Meeting demand for drinking water: Information for teachers
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High-quality drinking water is essential for people's health. About 87 percent of New Zealanders receive drinking water from local authorities (city, district and regional councils).
Concerns have arisen that some authorities are not well equipped to manage water supplies. In response, the Office of the Auditor-General (OAG) audited a representative sample of eight local authorities around the country. The audit revealed that, in managing water supplies to meet forecast demand:
- three local authorities were performing effectively
- three were performing adequately but could be doing better
- two were performing poorly.
This case study summarises the audit results. It outlines how drinking water is supplied and how demand is forecast, and describes strategies to meet demand. It also looks at what characterises effective management of water supplies.
In light of the audit results, students can reflect on the challenges that local authorities face and the efficacy and sustainability of strategies to meet water demand. They could go on to explore water-supply management practices in their local area.
|National Certificate of Educational Achievement (NCEA)|
|Geography, Level 1||AS 91009 (1.3) – Demonstrate geographical understanding of the sustainable use of an environment|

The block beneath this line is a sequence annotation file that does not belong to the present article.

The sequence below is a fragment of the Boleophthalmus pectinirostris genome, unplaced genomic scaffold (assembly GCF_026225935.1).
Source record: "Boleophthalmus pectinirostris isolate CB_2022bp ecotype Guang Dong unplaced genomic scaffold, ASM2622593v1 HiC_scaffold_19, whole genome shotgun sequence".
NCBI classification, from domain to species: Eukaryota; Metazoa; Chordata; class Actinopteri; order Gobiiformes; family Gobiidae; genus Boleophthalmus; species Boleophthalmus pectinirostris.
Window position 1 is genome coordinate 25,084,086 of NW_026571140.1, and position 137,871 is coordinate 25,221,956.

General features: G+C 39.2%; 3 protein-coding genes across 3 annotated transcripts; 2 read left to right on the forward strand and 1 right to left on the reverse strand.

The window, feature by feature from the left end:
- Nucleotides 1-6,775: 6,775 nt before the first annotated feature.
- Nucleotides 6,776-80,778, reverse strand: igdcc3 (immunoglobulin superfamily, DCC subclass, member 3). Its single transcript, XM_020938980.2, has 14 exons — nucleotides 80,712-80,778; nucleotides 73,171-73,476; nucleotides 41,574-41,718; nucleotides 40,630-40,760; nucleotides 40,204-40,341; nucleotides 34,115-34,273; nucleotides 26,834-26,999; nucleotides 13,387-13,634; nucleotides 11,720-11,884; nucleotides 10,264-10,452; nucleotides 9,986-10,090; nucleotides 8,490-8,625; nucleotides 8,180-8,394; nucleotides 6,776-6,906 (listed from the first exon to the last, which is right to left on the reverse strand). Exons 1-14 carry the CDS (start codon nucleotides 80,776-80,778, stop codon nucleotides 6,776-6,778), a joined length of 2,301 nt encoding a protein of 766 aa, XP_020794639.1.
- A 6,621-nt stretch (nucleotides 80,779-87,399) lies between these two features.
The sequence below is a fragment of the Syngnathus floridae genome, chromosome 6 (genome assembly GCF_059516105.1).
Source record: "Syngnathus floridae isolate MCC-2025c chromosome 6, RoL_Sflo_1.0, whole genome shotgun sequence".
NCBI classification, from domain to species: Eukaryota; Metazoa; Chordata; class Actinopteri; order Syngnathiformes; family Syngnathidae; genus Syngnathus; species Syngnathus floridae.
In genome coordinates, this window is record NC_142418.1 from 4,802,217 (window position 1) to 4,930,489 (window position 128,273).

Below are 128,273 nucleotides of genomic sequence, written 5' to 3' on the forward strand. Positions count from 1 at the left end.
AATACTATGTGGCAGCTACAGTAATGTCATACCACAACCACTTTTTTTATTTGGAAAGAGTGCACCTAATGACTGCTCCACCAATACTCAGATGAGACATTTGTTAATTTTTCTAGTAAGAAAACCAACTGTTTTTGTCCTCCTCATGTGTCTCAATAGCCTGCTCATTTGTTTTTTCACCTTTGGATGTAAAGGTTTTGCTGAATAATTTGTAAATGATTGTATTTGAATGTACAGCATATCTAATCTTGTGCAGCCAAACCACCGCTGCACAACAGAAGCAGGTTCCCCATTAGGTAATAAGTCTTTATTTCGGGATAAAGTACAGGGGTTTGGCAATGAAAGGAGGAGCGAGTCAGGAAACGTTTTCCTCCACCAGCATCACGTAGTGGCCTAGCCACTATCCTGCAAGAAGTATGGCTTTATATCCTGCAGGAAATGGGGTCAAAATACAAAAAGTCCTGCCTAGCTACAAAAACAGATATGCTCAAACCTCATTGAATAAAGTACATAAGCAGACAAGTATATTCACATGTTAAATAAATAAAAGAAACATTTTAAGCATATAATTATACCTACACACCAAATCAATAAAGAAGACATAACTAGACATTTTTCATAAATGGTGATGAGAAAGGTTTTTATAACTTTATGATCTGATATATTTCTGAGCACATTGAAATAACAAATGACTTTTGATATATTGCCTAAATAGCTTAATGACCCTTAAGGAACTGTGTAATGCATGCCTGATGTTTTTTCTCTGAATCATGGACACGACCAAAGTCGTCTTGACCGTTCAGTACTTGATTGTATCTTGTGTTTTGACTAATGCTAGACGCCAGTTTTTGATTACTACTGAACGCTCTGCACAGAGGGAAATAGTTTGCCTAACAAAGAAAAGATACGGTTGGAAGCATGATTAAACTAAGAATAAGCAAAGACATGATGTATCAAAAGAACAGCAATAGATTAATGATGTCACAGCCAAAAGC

|Geography, Level 1||AS 91011 (1.5) – Conduct geographic research|
|Geography, Level 1||AS 91014 (1.8) – Apply spatial analysis to solve a geographic problem|
|New Zealand Curriculum (NZC)|
|Social sciences, Level 6||Geography – Understand how people interact with natural and cultural environments and that this interaction has consequences|
|Social sciences, Level 7||Geography – Understand how people's perceptions of and interactions with natural and cultural environments differ and have changed over time|
|Education for sustainability||The case study is ideal for use in the context of education for sustainability, where there are numerous relevant achievement objectives, including those below:
Office of the Auditor-General (2010), Local authorities: Planning to meet the forecast demand for drinking water, Wellington: Office of the Auditor-General.
Health (Drinking Water) Amendment Act 2007.